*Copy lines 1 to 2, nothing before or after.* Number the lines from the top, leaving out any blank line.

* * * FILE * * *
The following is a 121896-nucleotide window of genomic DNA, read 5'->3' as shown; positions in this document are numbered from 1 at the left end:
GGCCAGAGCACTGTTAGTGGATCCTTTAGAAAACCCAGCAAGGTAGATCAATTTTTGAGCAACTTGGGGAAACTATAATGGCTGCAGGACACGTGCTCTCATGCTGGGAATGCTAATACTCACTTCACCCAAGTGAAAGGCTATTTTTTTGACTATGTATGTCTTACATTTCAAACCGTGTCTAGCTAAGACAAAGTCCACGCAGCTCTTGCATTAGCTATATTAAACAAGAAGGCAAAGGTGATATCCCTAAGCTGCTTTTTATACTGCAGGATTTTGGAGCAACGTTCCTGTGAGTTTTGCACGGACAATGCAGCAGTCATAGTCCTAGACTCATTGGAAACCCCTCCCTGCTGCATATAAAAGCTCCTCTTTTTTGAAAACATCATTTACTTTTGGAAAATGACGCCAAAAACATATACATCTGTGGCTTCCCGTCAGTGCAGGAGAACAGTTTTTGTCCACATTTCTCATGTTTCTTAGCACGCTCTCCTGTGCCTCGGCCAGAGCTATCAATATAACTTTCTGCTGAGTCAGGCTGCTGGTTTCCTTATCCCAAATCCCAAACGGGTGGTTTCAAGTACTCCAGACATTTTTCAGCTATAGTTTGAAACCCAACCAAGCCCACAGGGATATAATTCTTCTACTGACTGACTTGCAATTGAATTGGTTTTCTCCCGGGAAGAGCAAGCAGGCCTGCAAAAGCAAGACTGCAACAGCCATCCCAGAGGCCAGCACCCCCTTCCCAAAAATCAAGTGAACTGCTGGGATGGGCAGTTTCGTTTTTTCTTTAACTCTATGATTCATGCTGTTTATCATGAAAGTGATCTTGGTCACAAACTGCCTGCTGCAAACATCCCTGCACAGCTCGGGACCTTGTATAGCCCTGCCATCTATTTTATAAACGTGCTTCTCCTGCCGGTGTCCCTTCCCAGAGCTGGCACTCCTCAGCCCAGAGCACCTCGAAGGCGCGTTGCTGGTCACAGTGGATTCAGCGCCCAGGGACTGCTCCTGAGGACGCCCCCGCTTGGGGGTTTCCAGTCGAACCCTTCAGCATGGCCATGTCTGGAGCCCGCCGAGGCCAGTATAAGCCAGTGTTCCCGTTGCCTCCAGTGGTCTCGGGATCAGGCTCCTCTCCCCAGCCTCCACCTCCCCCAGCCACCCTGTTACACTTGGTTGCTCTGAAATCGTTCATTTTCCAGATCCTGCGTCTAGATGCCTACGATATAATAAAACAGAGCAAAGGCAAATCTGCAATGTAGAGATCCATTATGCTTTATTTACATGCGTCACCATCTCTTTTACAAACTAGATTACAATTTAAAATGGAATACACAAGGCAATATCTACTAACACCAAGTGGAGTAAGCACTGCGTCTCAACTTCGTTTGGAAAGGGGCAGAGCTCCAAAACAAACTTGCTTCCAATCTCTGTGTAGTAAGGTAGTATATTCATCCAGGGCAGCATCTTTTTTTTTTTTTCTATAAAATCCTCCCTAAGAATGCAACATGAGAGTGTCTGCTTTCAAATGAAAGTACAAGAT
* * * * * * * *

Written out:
The following is a 121896-nucleotide window of genomic DNA, read 5'->3' as shown; positions in this document are numbered from 1 at the left end:
GGCCAGAGCACTGTTAGTGGATCCTTTAGAAAACCCAGCAAGGTAGATCAATTTTTGAGCAACTTGGGGAAACTATAATGGCTGCAGGACACGTGCTCTCATGCTGGGAATGCTAATACTCACTTCACCCAAGTGAAAGGCTATTTTTTTGACTATGTATGTCTTACATTTCAAACCGTGTCTAGCTAAGACAAAGTCCACGCAGCTCTTGCATTAGCTATATTAAACAAGAAGGCAAAGGTGATATCCCTAAGCTGCTTTTTATACTGCAGGATTTTGGAGCAACGTTCCTGTGAGTTTTGCACGGACAATGCAGCAGTCATAGTCCTAGACTCATTGGAAACCCCTCCCTGCTGCATATAAAAGCTCCTCTTTTTTGAAAACATCATTTACTTTTGGAAAATGACGCCAAAAACATATACATCTGTGGCTTCCCGTCAGTGCAGGAGAACAGTTTTTGTCCACATTTCTCATGTTTCTTAGCACGCTCTCCTGTGCCTCGGCCAGAGCTATCAATATAACTTTCTGCTGAGTCAGGCTGCTGGTTTCCTTATCCCAAATCCCAAACGGGTGGTTTCAAGTACTCCAGACATTTTTCAGCTATAGTTTGAAACCCAACCAAGCCCACAGGGATATAATTCTTCTACTGACTGACTTGCAATTGAATTGGTTTTCTCCCGGGAAGAGCAAGCAGGCCTGCAAAAGCAAGACTGCAACAGCCATCCCAGAGGCCAGCACCCCCTTCCCAAAAATCAAGTGAACTGCTGGGATGGGCAGTTTCGTTTTTTCTTTAACTCTATGATTCATGCTGTTTATCATGAAAGTGATCTTGGTCACAAACTGCCTGCTGCAAACATCCCTGCACAGCTCGGGACCTTGTATAGCCCTGCCATCTATTTTATAAACGTGCTTCTCCTGCCGGTGTCCCTTCCCAGAGCTGGCACTCCTCAGCCCAGAGCACCTCGAAGGCGCGTTGCTGGTCACAGTGGATTCAGCGCCCAGGGACTGCTCCTGAGGACGCCCCCGCTTGGGGGTTTCCAGTCGAACCCTTCAGCATGGCCATGTCTGGAGCCCGCCGAGGCCAGTATAAGCCAGTGTTCCCGTTGCCTCCAGTGGTCTCGGGATCAGGCTCCTCTCCCCAGCCTCCACCTCCCCCAGCCACCCTGTTACACTTGGTTGCTCTGAAATCGTTCATTTTCCAGATCCTGCGTCTAGATGCCTACGATATAATAAAACAGAGCAAAGGCAAATCTGCAATGTAGAGATCCATTATGCTTTATTTACATGCGTCACCATCTCTTTTACAAACTAGATTACAATTTAAAATGGAATACACAAGGCAATATCTACTAACACCAAGTGGAGTAAGCACTGCGTCTCAACTTCGTTTGGAAAGGGGCAGAGCTCCAAAACAAACTTGCTTCCAATCTCTGTGTAGTAAGGTAGTATATTCATCCAGGGCAGCATCTTTTTTTTTTTTTCTATAAAATCCTCCCTAAGAATGCAACATGAGAGTGTCTGCTTTCAAATGAAAGTACAAGAT